Last question (which I forgot to ask on the last round). I have been creating JPEGs from my RAW files before sending them to the Book module. I read somewhere that Blurb doesn’t like RAW but this seems contrary to the whole point of Lightroom. So I am thinking Blurb doesn’t like RAW if using directly and NOT through Lightroom? The question is 1) will the Book module accept RAW files directly inside Lightroom and 2) if Yes – will Blurb flatten the RAW file adjustments and accept before it creates JPEGs which I am guessing it needs to make the book? I am obviously tying to save a bunch of steps in the future.

    Thanks again,

    Gary

    • Laura Shoe January 27, 2016 at 6:51 pm - Reply

      Hi Gary,

      I think what would save you the most time would be purchasing and reviewing my Producing Great Output series, where all of this is covered. It’ not yet updated for CC/6, but there are no updates needed for the Book or Print modules.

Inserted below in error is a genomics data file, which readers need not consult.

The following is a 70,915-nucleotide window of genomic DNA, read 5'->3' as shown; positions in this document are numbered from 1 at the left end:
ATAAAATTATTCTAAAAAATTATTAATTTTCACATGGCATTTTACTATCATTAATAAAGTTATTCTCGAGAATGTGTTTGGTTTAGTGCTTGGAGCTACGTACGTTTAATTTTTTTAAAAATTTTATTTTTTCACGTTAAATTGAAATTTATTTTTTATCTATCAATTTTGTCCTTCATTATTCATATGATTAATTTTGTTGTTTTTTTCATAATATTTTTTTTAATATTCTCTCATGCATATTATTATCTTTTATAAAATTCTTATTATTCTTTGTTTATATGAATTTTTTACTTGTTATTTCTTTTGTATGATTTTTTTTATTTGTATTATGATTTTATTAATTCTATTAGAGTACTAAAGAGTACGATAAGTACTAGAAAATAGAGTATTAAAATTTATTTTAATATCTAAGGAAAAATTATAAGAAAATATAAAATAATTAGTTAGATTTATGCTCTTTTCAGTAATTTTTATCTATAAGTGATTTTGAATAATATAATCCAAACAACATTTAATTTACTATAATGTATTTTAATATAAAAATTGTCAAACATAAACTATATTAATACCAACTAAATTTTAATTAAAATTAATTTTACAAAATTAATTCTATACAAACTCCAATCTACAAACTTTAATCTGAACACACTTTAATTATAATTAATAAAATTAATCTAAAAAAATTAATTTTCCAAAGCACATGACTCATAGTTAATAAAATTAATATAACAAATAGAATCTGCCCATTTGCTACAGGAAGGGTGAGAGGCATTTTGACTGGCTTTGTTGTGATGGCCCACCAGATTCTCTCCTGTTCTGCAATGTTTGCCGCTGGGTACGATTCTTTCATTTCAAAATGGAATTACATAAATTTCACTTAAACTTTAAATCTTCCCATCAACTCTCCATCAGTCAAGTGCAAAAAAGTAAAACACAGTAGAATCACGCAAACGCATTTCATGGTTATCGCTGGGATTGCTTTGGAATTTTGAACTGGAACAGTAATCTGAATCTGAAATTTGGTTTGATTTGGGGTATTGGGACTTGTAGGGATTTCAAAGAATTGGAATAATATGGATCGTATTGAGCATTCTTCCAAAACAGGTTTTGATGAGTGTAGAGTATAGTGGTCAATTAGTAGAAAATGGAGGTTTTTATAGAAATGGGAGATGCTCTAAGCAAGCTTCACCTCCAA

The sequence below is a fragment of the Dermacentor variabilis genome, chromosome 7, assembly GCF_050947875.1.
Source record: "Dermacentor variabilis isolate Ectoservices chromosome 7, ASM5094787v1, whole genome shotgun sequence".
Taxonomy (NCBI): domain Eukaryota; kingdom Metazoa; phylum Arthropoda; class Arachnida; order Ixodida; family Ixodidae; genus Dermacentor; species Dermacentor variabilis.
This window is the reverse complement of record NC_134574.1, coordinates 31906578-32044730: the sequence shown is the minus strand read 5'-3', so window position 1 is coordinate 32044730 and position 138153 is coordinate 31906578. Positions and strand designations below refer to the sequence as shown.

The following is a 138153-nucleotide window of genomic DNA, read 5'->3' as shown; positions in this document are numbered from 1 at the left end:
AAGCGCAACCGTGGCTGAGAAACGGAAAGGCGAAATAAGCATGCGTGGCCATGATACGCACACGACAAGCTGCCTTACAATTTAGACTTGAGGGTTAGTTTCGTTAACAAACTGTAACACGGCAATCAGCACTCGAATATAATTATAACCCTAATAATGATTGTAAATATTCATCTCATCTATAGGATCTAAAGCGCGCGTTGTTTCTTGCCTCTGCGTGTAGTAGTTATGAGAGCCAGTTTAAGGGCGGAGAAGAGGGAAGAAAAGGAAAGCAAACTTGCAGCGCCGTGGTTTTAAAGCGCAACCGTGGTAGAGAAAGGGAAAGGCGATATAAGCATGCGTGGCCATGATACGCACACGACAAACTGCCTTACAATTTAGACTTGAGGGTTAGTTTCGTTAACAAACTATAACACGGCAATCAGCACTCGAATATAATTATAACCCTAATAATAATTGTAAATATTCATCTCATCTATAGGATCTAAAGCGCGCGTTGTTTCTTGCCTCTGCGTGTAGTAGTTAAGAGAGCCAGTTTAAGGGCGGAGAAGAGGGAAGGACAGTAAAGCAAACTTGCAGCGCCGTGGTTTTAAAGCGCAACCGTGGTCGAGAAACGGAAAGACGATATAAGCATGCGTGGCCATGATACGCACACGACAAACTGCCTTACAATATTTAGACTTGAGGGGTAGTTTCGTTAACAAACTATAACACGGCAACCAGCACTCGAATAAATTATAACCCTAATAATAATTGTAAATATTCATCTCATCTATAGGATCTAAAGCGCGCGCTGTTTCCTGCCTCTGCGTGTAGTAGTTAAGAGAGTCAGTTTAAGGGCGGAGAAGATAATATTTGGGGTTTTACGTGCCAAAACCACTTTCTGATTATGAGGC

Blurb does not sharpen books coming from Lightroom – Lightroom does it before upload – it is not an option, Lightroom just does it (Adobe consulted with Blurb when they built the Book module) . There is no need to convert to JPEGs before using the Book module. Lightroom will create JPEGs to send off to Blurb when you click on Upload.

  17. Gary January 27, 2016 at 7:22 pm - Reply

    Thanks. Perfect. This sharpening wasn’t so obvious b/c….well, its not. I appreciate the counsel and will check out the Producing Great Output series.

  18. B-Mom December 17, 2016 at 2:12 pm - Reply

    I have been using screen/matte output sharpening for years and suddenly am having major issues with a printing company. They print in perfect quality in one size but the second they are enlarged the images are turning orange and developing this very odd “glow.” I am not using any vignettes. It wouldn’t be so confusing if they didn’t print absolutely gorgeously in one size and then completely change in color, but because this is happening I was wondering if anyone else has experienced this? I am so frustrated!

    • Laura Shoe December 19, 2016 at 10:49 am - Reply

      Hi B-mom, please post this question on a forum, such as lightroomforums.net, where you can post screenshots and engage in a back-and-forth discussion, as I don’t know the answer in the absence of this.